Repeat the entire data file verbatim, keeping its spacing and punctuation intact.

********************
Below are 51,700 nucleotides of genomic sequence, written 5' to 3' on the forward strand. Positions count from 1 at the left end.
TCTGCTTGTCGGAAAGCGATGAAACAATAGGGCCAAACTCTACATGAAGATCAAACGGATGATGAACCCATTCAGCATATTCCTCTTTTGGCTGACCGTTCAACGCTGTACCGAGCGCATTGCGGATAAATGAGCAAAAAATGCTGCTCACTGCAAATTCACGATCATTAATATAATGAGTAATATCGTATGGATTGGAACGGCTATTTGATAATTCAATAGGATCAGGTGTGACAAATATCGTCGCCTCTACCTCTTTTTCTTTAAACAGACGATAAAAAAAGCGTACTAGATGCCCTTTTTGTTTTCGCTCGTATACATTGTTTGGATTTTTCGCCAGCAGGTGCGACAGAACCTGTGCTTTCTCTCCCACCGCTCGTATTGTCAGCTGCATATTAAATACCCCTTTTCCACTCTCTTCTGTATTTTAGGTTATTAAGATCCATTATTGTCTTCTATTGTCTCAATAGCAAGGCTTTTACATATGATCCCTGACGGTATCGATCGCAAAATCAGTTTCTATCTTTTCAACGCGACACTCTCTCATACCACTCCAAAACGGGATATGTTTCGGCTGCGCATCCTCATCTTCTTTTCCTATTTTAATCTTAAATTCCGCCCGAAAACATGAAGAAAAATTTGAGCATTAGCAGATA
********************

Below are 51,700 nucleotides of genomic sequence, written 5' to 3' on the forward strand. Positions count from 1 at the left end.
TCTGCTTGTCGGAAAGCGATGAAACAATAGGGCCAAACTCTACATGAAGATCAAACGGATGATGAACCCATTCAGCATATTCCTCTTTTGGCTGACCGTTCAACGCTGTACCGAGCGCATTGCGGATAAATGAGCAAAAAATGCTGCTCACTGCAAATTCACGATCATTAATATAATGAGTAATATCGTATGGATTGGAACGGCTATTTGATAATTCAATAGGATCAGGTGTGACAAATATCGTCGCCTCTACCTCTTTTTCTTTAAACAGACGATAAAAAAAGCGTACTAGATGCCCTTTTTGTTTTCGCTCGTATACATTGTTTGGATTTTTCGCCAGCAGGTGCGACAGAACCTGTGCTTTCTCTCCCACCGCTCGTATTGTCAGCTGCATATTAAATACCCCTTTTCCACTCTCTTCTGTATTTTAGGTTATTAAGATCCATTATTGTCTTCTATTGTCTCAATAGCAAGGCTTTTACATATGATCCCTGACGGTATCGATCGCAAAATCAGTTTCTATCTTTTCAACGCGACACTCTCTCATACCACTCCAAAACGGGATATGTTTCGGCTGCGCATCCTCATCTTCTTTTCCTATTTTAATCTTAAATTCCGCCCGAAAACATGAAGAAAAATTTGAGCATTAGCAGATA